Press \\ Press Release

Dan Lipcan appointed as the Ann C. Pingree Director of the Phillips Library

Released February 5, 2021

Dan Lipcan, the Ann C. Pingree Director of PEM’s Phillips Library

SALEM, MA — The Peabody Essex Museum (PEM) is pleased to announce that Dan Lipcan has been appointed as the Ann C. Pingree Director of PEM’s Phillips Library. Lipcan, who has served as PEM’s Head Librarian since 2019, has made significant headway in enhancing scholarly access, strengthening the library’s collections and operations, and increasing the library’s presence in the Museum’s galleries. In his new role, Lipcan will continue to lead ongoing digitization projects and help transform the highly-respected research library — with its rich and varied global collections — into an innovative and active intellectual hub that supports the overall mission of the museum.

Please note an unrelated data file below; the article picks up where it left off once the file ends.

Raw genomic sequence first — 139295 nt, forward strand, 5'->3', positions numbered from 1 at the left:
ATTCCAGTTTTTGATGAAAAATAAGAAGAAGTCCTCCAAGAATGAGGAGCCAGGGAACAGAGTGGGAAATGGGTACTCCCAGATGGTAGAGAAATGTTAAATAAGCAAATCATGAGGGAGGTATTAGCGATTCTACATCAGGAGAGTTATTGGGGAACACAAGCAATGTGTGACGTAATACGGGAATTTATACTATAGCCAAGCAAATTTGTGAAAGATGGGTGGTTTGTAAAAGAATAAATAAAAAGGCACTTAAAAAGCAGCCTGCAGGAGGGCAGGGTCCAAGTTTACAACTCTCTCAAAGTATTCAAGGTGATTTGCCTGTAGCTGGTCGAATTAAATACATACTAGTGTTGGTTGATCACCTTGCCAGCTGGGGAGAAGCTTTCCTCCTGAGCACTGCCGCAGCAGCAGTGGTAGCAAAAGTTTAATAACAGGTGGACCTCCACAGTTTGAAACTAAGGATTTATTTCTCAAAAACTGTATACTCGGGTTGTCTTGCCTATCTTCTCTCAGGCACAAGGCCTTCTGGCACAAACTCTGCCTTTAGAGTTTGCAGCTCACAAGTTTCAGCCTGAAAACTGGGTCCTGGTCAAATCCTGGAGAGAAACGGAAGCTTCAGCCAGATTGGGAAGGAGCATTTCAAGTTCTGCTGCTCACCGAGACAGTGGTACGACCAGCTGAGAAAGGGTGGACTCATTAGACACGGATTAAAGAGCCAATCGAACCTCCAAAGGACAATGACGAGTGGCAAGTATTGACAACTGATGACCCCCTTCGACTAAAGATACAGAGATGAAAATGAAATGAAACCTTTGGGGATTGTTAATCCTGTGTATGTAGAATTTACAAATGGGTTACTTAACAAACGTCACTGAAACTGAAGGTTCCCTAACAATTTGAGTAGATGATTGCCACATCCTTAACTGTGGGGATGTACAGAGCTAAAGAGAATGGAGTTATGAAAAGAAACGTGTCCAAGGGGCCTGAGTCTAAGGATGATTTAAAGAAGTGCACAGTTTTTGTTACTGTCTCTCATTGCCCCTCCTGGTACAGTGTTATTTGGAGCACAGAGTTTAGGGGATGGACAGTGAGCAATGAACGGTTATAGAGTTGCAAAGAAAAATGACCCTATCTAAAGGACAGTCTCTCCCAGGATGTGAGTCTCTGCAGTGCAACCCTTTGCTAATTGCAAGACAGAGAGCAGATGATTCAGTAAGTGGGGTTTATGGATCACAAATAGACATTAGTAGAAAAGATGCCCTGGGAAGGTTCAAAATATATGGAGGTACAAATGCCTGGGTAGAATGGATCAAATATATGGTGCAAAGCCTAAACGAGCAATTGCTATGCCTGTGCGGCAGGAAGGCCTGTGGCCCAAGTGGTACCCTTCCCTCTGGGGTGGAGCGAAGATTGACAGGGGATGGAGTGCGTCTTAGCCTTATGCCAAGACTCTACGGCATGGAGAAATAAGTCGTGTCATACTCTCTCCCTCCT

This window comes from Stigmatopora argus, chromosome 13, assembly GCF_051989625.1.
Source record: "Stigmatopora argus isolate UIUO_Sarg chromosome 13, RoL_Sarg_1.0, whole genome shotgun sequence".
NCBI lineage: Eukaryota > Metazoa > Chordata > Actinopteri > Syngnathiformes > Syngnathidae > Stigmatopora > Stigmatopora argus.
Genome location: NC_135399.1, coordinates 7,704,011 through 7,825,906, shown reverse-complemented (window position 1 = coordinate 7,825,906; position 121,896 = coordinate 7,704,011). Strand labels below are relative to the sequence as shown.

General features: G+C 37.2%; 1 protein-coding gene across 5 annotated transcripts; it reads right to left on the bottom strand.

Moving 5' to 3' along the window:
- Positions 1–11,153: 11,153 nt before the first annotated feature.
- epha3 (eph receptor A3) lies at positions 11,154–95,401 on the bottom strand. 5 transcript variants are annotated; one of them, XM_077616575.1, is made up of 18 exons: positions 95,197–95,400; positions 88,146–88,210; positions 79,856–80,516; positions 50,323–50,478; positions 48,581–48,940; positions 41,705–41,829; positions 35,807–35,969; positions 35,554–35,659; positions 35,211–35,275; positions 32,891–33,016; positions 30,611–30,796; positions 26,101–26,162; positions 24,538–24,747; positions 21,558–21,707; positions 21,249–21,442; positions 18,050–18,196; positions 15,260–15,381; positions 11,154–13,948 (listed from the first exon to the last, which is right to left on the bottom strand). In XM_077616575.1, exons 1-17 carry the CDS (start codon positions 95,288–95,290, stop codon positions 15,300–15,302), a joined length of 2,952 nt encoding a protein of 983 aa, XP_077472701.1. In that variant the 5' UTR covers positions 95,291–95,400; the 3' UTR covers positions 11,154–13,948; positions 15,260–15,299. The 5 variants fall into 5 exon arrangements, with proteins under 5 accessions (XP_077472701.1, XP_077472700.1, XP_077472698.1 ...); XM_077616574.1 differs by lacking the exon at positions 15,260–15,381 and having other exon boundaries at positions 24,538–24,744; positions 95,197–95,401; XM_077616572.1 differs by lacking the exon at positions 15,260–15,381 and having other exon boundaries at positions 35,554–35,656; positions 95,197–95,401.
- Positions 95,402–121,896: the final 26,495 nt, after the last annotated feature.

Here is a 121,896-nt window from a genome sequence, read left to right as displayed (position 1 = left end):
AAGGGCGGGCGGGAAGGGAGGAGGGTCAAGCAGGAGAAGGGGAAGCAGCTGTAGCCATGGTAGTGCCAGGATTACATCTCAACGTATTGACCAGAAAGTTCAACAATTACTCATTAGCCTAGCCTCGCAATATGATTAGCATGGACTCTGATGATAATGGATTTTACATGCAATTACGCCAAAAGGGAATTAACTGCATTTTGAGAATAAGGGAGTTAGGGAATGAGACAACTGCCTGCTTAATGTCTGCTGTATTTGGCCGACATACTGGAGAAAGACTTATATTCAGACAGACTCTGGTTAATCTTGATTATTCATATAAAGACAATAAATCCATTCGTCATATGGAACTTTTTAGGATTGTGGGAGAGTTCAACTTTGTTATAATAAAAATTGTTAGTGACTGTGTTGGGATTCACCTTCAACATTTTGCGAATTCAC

"Dan has shown incredible dedication and leadership and we are delighted to see him assume this new role,” said John Childs, PEM’s Director of Collections. “He has spearheaded significant digitization initiatives and greatly expanded the amount of library material that is accessible via the internet. Notably, he was able to raise the profile of the Phillips Library, even during the pandemic, by creating and organizing online events and programs that have expanded our audience, and by significantly strengthening our ties to our sister library institutions throughout the region.”

Over the last two years Lipcan has served as curator of My Dear Davey and Chester…” featuring the personal archive of letters and photographs from modern Indian art collectors Chester and Davida Herwitz and the second exhibition in a new gallery dedicated to showcasing material from the Phillips Library; and served as co-curator of Salem Witch Trials 1692, which presented rarely-exhibited original witch trial documents from the Library’s collection. He has reorganized the structure of the library staff to better serve all of its users and stakeholders and is in the process of developing a new Library Collection Plan that will help shape activities for the next 5 years.